Reggie is usually oblivious to Mike’s affection, but in one very enigmatic scene near the end of the movie, they are sitting crosslegged on the living room floor, discussing a plan to fight the Tall Man. While Jody is talking in the foreground, Reggie in the background quite blatantly places his hand on Mike’s upper thigh, only an inch or two from his crotch. He squeezes for a long moment. Mike flashes a quick, dreamy smile, and Reggie takes his hand away. 

 Perhaps Reggie was “supposed to” be comforting Mike in the face of a crisis, but surely it would be more appropriate to squeeze his shoulder or arm; the upper thigh is reserved for expressions of erotic interest. Instead, they seem to be acknowledging, briefly and tentatively, a romantic undertow in their relationship. As the movie ends, Jody has died, and Reggie and Mike are planning to go away together. They stay together through three sequels, with rarely a brother or girlfriend to intrude.

A. Michael Baldwin retired from acting to pursue his studies of Eastern mysticism.  Today he teaches acting in Austin, Texas.

Buy it on Amazon

Sep 14, 2012

Randolph Mantooth

Randolph Mantooth has had the honor of being lambasted on both Mystery Science Theater 3000 and Talk Soup, due to his appearances in a few less-than-stellar movies.  I can still hear the fake horror in the voices of Joel and the bots as they yell "It stars Ran-dolph Man-tooth!"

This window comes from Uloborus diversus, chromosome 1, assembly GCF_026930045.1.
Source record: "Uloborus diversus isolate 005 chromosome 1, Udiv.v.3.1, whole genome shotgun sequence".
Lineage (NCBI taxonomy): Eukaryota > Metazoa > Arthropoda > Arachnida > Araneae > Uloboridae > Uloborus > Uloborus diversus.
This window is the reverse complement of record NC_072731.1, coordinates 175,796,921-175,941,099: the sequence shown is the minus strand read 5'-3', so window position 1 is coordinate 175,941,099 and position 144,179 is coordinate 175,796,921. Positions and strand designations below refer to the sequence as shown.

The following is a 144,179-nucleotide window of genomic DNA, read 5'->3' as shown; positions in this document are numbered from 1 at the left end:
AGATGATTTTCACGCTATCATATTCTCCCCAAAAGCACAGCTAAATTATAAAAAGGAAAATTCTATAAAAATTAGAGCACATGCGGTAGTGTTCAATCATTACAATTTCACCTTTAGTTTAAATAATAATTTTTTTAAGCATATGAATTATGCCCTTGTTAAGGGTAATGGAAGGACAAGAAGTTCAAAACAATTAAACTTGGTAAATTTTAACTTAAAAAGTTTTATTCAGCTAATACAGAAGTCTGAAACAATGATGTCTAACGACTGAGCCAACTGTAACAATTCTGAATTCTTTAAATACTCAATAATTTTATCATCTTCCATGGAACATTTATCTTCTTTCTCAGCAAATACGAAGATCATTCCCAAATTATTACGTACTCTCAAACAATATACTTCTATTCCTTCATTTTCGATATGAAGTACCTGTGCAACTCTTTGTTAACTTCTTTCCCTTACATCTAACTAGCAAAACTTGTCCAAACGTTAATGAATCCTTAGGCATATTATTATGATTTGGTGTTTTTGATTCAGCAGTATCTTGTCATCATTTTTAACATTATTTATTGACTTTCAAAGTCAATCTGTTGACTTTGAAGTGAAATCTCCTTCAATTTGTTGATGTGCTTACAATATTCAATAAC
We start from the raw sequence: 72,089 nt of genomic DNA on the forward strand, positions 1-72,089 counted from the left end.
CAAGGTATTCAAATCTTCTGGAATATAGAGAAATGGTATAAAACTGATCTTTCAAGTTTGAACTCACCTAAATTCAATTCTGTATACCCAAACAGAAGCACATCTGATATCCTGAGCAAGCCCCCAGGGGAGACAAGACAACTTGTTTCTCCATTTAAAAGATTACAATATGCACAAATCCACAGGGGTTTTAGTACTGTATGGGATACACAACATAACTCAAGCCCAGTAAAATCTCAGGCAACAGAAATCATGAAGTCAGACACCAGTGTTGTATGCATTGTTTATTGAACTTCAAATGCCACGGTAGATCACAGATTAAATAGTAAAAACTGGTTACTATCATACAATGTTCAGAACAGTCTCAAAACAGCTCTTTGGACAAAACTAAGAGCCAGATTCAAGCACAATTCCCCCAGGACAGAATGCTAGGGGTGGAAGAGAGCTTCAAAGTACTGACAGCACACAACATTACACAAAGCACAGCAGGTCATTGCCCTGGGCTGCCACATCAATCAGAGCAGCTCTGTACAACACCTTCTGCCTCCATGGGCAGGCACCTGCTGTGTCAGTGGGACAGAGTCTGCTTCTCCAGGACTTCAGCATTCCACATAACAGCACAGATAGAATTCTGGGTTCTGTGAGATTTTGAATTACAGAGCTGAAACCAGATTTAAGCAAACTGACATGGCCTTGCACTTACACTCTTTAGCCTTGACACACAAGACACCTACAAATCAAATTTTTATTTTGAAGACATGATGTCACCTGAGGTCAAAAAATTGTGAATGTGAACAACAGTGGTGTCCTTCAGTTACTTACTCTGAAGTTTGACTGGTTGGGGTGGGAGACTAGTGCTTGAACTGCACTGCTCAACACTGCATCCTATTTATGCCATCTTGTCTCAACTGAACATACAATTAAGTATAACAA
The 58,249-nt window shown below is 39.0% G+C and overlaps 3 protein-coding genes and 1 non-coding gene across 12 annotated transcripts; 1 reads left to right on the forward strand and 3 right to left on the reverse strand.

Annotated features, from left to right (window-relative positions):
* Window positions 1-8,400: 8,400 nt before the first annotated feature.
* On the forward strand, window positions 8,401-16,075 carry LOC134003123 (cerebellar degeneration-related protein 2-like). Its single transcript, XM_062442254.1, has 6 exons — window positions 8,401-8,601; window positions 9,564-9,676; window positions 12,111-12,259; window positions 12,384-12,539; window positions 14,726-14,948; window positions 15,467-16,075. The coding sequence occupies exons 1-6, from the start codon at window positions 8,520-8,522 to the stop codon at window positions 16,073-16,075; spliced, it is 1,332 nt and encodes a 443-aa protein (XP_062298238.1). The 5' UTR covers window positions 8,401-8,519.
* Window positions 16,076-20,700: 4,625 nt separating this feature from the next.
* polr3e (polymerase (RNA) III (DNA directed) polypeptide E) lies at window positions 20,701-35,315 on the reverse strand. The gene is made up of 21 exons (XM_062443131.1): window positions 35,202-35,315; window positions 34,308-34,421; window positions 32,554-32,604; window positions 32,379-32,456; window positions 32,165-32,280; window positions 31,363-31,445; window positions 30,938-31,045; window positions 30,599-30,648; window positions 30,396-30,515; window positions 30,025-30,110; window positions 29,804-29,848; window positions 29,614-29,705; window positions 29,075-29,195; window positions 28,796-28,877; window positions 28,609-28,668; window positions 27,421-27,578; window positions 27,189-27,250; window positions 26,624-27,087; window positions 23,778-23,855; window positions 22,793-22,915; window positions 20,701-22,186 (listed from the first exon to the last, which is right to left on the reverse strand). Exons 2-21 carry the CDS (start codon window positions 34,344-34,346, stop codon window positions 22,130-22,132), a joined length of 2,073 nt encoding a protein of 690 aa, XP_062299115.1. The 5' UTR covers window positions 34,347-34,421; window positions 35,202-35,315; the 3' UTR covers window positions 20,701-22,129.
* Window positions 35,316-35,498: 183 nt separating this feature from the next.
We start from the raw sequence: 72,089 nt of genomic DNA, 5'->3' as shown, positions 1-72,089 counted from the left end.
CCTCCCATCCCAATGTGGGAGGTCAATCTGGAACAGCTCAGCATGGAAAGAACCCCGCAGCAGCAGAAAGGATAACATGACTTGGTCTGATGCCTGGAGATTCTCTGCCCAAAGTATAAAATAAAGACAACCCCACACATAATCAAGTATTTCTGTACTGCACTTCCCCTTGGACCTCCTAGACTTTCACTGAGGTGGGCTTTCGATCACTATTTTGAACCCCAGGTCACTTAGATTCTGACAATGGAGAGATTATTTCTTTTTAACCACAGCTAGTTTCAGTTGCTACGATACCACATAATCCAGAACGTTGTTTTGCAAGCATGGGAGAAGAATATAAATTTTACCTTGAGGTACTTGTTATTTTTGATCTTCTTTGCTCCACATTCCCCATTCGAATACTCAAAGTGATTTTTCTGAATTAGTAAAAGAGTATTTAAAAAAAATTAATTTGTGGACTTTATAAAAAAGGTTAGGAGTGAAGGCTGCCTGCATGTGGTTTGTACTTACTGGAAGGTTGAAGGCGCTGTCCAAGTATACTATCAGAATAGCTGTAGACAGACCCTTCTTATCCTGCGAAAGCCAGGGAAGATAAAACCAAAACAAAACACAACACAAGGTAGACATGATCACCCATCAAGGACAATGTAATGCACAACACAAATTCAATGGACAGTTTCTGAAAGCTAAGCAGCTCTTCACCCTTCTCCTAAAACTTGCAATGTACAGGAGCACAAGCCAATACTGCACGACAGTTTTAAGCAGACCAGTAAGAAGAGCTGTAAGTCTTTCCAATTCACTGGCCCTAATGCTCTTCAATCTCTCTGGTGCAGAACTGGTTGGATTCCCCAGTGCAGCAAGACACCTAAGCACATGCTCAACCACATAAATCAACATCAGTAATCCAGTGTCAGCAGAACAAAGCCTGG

But he has been a good sport, even, on occasion, joining in on the spoofing, because he know the jokes are latching onto the few rough patches in an otherwise stellar career.

Tall but not gawky, earnest without being cloying, Randolph Mantooth was born in 1945, a boomer kid of Seminole Indian ancestry.  He hit Hollywood in 1970, and played lots of earnest, taciturn characters in dramas and Westerns, before his big break.

In 1972 he was cast in the action-medical drama Emergency!, about the adventures of paramedics John Gage (Mantooth) and Roy DeSoto (Kevin Tighe).

The paramedic was a new profession -- in 1972 there were just 6 paramedic units in the U.S.  Emergency! was instrumental in popularizing its combination of medical drama and fire/police action.  By the time the show ended in 1979, everyone knew what a paramedic was, and thousands of kids had been inspired to study EMS (Emergency Medical Services).

Paramedics Gage and DeSoto performed their first aid so accurately that some viewers were able to save lives based on what they had learned on the show, and real-life hospitals started offering first aid and CPR programs.  Training in CPR is now commonplace for many helping professions.